In-between returning from being one of the Daily Telegraph’s representatives at the Bournemouth Labour conference, and setting off to be one at the Blackpool Conservative conference, the flu struck me. The doctor said that, among other things, I would have to avoid crowds for the next few days. I thought: that means I can at least go to the Conservative conference.
But apparently not. Even that modest gathering was not safe for me, nor from me. I had to follow the conference on television. Thus the mind went back to the first time I had ever done so. The realisation dawned that it was a Blackpool Conservative conference, and that this year was its 40th anniversary. It was, I suppose, the most famous Conservative conference in the party’s history. On its eve, it was announced from No. 10 that the Prime Minister, Macmillan, had been admitted to hospital ‘for an operation for prostatic obstruction’ — which I remember having to look up in the public library’s medical dictionary. In due course, a message from Macmillan was read from the platform. He was resigning. A new leader should now be found through ‘the customary processes of consultation’.
The conference instantly turned into something resembling an American presidential convention in the glorious days when it, rather than the dreary primaries, decided the candidate. I had been interested in politics for only about a year. I did not realise that this was the exception among Tory conferences. But in front of the TV set again, after 40 years, much had changed in television.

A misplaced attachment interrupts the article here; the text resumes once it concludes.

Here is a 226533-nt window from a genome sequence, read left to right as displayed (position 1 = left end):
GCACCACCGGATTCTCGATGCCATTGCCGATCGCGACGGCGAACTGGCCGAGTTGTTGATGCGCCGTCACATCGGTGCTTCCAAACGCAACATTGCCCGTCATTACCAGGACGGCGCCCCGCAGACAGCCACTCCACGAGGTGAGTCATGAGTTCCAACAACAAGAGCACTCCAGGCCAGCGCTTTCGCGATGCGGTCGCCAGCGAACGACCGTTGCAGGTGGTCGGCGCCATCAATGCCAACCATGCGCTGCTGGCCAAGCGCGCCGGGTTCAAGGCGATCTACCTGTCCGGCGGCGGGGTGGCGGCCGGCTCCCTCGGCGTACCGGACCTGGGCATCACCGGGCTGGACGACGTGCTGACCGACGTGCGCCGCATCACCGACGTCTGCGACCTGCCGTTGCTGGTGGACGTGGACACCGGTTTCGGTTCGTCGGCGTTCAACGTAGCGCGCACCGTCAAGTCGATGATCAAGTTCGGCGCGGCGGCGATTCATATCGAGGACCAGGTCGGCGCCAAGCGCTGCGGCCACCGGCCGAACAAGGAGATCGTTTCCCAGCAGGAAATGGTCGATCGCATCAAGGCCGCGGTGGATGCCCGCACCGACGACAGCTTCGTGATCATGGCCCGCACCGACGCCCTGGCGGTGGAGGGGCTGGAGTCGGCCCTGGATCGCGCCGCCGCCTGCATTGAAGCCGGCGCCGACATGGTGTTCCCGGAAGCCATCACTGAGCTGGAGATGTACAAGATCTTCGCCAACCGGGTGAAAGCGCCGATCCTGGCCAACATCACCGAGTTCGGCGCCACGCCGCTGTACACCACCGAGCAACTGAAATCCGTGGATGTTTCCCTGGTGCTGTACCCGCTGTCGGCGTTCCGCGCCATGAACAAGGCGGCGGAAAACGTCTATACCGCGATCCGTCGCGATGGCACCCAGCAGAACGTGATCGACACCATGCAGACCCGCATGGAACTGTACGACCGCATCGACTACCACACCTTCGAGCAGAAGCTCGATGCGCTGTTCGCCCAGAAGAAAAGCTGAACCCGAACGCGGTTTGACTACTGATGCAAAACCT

Part of my viewing was a stupendous Sky TV conference report each evening, which the great populist columnist of the day, the Sun’s Richard Littlejohn, presided over. In tone it resembled television half-time football discussions. The two subjects, politics and football, were occasionally linked. ‘Like me, you’re a Spurs season-ticket holder, and you know we’re not gonna win the league, don’t you?’ Mr Littlejohn told Mr Duncan Smith, who began his reply with, ‘Yeah, well...’
But the important point was that Mr Littlejohn’s tone helped Mr Duncan Smith to give a good interview. He came across as being as alive as Mr Littlejohn himself — or almost. Suddenly, he found himself telling his interviewer that he remembered Mr Littlejohn’s equivalents saying that Mrs Thatcher, in opposition, ‘had all the character of a privet hedge’. Surely he made that up. But it sounded convincing.
Next, two journalists — McGuire of the Guardian and Pierce of the Times — joined Mr Littlejohn. McGuire had the advantage of actually sounding like a footballer or manager, since he spoke Geordie. Of the sparsely attended conference, he observed, ‘It’s like the Mary Celeste ’eyah.’ Pierce went into a brilliant patter about that evening’s impending Tory gay disco, to be held for purposes of inclusivity even though there were hardly any Tory gays at the conference. At least not ones who were out, all agreed. They then seemed to develop a thesis that the Tories were not really normal. ‘But I saw ol’ knobber Norris walking along today,’ said Mr Littlejohn. At least, it seemed, he was normal. Like nearly all popularism, there was much truth in all this. And as with most social change during its long history, the Conservative party has nothing to fear from it once it gets the hang of it, as Mr Duncan Smith’s interview showed.